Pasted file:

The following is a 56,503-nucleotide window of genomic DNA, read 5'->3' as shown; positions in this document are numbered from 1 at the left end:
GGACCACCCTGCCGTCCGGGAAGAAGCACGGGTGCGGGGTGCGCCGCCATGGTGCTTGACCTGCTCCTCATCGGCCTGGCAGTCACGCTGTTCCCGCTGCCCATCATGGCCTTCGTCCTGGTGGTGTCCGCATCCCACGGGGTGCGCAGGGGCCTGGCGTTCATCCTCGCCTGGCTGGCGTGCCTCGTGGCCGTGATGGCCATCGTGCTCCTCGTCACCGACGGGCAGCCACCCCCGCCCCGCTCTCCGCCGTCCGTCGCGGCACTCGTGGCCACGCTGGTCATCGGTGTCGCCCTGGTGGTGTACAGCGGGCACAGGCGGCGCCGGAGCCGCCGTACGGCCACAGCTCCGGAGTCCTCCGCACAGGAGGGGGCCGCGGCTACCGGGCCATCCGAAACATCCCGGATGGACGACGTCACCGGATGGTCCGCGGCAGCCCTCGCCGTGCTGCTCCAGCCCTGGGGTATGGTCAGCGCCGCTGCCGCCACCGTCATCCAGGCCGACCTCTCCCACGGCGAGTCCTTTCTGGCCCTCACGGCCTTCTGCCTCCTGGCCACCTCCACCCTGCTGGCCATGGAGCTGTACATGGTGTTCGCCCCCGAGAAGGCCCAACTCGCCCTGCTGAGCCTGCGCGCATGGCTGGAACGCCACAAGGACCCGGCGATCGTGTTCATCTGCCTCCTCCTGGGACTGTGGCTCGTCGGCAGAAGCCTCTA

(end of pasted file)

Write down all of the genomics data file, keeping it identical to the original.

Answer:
The following is a 56,503-nucleotide window of genomic DNA, read 5'->3' as shown; positions in this document are numbered from 1 at the left end:
GGACCACCCTGCCGTCCGGGAAGAAGCACGGGTGCGGGGTGCGCCGCCATGGTGCTTGACCTGCTCCTCATCGGCCTGGCAGTCACGCTGTTCCCGCTGCCCATCATGGCCTTCGTCCTGGTGGTGTCCGCATCCCACGGGGTGCGCAGGGGCCTGGCGTTCATCCTCGCCTGGCTGGCGTGCCTCGTGGCCGTGATGGCCATCGTGCTCCTCGTCACCGACGGGCAGCCACCCCCGCCCCGCTCTCCGCCGTCCGTCGCGGCACTCGTGGCCACGCTGGTCATCGGTGTCGCCCTGGTGGTGTACAGCGGGCACAGGCGGCGCCGGAGCCGCCGTACGGCCACAGCTCCGGAGTCCTCCGCACAGGAGGGGGCCGCGGCTACCGGGCCATCCGAAACATCCCGGATGGACGACGTCACCGGATGGTCCGCGGCAGCCCTCGCCGTGCTGCTCCAGCCCTGGGGTATGGTCAGCGCCGCTGCCGCCACCGTCATCCAGGCCGACCTCTCCCACGGCGAGTCCTTTCTGGCCCTCACGGCCTTCTGCCTCCTGGCCACCTCCACCCTGCTGGCCATGGAGCTGTACATGGTGTTCGCCCCCGAGAAGGCCCAACTCGCCCTGCTGAGCCTGCGCGCATGGCTGGAACGCCACAAGGACCCGGCGATCGTGTTCATCTGCCTCCTCCTGGGACTGTGGCTCGTCGGCAGAAGCCTCTA